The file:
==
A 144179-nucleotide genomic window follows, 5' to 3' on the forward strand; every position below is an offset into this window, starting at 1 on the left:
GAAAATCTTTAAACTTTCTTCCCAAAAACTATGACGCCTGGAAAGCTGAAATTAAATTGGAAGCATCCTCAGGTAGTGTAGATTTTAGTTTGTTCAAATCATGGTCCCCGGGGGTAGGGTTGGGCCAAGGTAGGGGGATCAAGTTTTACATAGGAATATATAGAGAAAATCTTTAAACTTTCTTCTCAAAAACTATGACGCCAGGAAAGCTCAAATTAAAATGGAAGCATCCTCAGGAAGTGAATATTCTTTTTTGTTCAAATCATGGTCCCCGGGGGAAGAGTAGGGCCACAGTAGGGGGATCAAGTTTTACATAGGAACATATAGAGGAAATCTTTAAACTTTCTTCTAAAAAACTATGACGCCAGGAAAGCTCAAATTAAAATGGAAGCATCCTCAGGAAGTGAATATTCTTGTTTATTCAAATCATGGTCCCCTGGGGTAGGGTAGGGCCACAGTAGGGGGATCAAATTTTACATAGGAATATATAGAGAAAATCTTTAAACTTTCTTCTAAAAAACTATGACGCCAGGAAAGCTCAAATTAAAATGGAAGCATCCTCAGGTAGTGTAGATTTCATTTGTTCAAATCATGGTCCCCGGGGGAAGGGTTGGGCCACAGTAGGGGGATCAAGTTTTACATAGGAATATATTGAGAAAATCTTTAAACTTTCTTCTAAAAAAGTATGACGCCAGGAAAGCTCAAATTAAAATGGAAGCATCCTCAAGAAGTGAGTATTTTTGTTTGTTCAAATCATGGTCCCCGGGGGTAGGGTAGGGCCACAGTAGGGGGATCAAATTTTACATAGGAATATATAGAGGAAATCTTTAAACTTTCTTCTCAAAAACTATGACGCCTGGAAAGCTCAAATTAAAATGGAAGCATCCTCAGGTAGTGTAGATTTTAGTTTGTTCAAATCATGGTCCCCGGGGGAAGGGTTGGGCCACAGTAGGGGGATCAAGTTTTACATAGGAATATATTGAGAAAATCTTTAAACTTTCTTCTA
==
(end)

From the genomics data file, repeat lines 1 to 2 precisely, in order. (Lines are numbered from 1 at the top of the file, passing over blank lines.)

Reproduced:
A 144179-nucleotide genomic window follows, 5' to 3' on the forward strand; every position below is an offset into this window, starting at 1 on the left:
GAAAATCTTTAAACTTTCTTCCCAAAAACTATGACGCCTGGAAAGCTGAAATTAAATTGGAAGCATCCTCAGGTAGTGTAGATTTTAGTTTGTTCAAATCATGGTCCCCGGGGGTAGGGTTGGGCCAAGGTAGGGGGATCAAGTTTTACATAGGAATATATAGAGAAAATCTTTAAACTTTCTTCTCAAAAACTATGACGCCAGGAAAGCTCAAATTAAAATGGAAGCATCCTCAGGAAGTGAATATTCTTTTTTGTTCAAATCATGGTCCCCGGGGGAAGAGTAGGGCCACAGTAGGGGGATCAAGTTTTACATAGGAACATATAGAGGAAATCTTTAAACTTTCTTCTAAAAAACTATGACGCCAGGAAAGCTCAAATTAAAATGGAAGCATCCTCAGGAAGTGAATATTCTTGTTTATTCAAATCATGGTCCCCTGGGGTAGGGTAGGGCCACAGTAGGGGGATCAAATTTTACATAGGAATATATAGAGAAAATCTTTAAACTTTCTTCTAAAAAACTATGACGCCAGGAAAGCTCAAATTAAAATGGAAGCATCCTCAGGTAGTGTAGATTTCATTTGTTCAAATCATGGTCCCCGGGGGAAGGGTTGGGCCACAGTAGGGGGATCAAGTTTTACATAGGAATATATTGAGAAAATCTTTAAACTTTCTTCTAAAAAAGTATGACGCCAGGAAAGCTCAAATTAAAATGGAAGCATCCTCAAGAAGTGAGTATTTTTGTTTGTTCAAATCATGGTCCCCGGGGGTAGGGTAGGGCCACAGTAGGGGGATCAAATTTTACATAGGAATATATAGAGGAAATCTTTAAACTTTCTTCTCAAAAACTATGACGCCTGGAAAGCTCAAATTAAAATGGAAGCATCCTCAGGTAGTGTAGATTTTAGTTTGTTCAAATCATGGTCCCCGGGGGAAGGGTTGGGCCACAGTAGGGGGATCAAGTTTTACATAGGAATATATTGAGAAAATCTTTAAACTTTCTTCTA